Six Factors for Trade Show Exhibit Success

August 22, 2012

According to webinars presented by industry experts such as TSNN, many different factors determine whether you will generate good leads and positive results from your trade show event, ranging from show selection to event strategy to post-show follow-up.  Taking these factors into account involves advance planning, which should start a full year before the event.                                                            

Factor 1: Pick the right show to reach your target market.  Consider asking your clients which shows they attend and why, and what they want to get out of each show.  We recommend to our own clients that they create an email survey, which is simple to do these days, which poses show-related questions to the clients and prospects in their database.  Are customers looking to solve a problem, find new vendors, touch products, see scoring trade show leadsdemonstrations?   Eighty percent of attendees, according to Exhibit Surveys, are in the market for something that the show brings. Find out what the attendees are looking for when they come into your booth and capture as much information as possible.

Factor 2: Create an attention-getting exhibit design that draws prospects and customers into your space.  Your exhibit layout and design need to be created based on your objectives for that show.  Is your goal to create awareness of your company, drive leads, or develop relationships?  Do you want to demonstrate new products, conduct a presentation, consult privately with clients, or all of the above? Your objectives will inform how best to gain the attention of your prospective buyers. The exhibit itself should be visually bold with color and images, with an open layout that is inviting to visitors.

Factor 3: Conduct a pre-show promotion to help drive prospects to your booth. A recent trend is to send a mailing or email that offers to make a donation to a charitable cause for every prospect who visits your booth. Cause-related marketing not only makes the person feel good about coming to your booth, but also allows your company to align itself with a great cause, which is truly a win-win situation.  Other pre-show promotions include a contest or give-away, which may be a drawing for a valuable prize, which allows you to collect information about prospects on their entry forms. 

Factor 4: Choose theright booth staff to manage your space.  Your booth workers should actually want to be there, demonstrate a good attitude, be hardworking, and know your product, customers, and industry.  Each staff member should be prepared to share your company’s “elevator speech,” which, in less than two minutes, should demonstrate how your company’s products or services may solve your prospects’ problems. Of course, it’s also important to ask questions of your visitors, so you know exactly what they need.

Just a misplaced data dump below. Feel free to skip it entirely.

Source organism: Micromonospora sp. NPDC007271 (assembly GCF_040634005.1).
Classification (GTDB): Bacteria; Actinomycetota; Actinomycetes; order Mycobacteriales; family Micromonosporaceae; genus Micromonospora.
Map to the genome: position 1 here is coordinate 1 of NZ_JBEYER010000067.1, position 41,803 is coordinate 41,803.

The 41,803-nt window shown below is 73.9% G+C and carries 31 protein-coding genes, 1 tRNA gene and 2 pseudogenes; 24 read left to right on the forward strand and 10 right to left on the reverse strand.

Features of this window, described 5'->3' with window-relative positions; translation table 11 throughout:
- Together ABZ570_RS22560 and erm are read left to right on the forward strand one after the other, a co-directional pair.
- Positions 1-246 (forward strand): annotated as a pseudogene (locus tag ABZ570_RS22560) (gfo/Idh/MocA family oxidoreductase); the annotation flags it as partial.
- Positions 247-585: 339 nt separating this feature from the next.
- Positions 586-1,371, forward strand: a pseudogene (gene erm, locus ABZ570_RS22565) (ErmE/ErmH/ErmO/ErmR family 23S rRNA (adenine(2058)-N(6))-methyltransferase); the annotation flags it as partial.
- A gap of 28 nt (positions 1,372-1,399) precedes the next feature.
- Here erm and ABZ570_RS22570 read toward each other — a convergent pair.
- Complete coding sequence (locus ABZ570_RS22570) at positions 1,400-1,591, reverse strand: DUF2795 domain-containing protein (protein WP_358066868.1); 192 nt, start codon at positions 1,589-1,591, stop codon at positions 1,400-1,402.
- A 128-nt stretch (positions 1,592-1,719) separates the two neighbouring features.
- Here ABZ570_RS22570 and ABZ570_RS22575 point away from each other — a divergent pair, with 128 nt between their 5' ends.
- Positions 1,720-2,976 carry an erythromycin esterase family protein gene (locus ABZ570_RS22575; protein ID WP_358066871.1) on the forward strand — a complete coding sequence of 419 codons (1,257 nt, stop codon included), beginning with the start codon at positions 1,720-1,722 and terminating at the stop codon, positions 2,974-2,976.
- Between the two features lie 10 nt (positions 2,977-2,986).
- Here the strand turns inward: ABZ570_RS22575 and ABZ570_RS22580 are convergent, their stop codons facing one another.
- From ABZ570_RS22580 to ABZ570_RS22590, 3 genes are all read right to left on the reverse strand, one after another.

Factor 5: Execute an event strategy to generate leads. Make sure every booth staff has an agenda and schedule of their work times along with the objectives of the show.  Make it fun and exciting for the people who will be on their feet for most of the day. Your booth staff needs a game plan on what to say to each visitor and what you plan on doing with the information you gather.  If you have a lead scoring system, make sure everyone knows the definition of the scores and how to document that data.  Always gather as much information as you can from the prospect without wasting their time and yours. To make sure you connect one-on-one with key people, set up breakfast, lunch or dinner meetings with clients and prospects.  

Factor 6: Follow up on leads within two weeks. Make sure to evaluate and prioritize the leads you obtained and follow up quickly.  Give your “A” and “B” leads to your sales representatives to contact by phone. Follow up on the “C” and “D” leads with an email or regular mail with company literature to help guide prospects toward future sales.  With input from your booth staff, write a summary of the event for future planning, including what worked and what should be changed. It is also helpful to put together a spreadsheet to document the costs and determine whether you met your ROI goals.

If you plan for all of these factors, chances are good that you will have a positive and productive show every time.  Download our guide, Planning for Trade Show Success, for more information!


To view previous webinars hosted by TSNN, visit their website at



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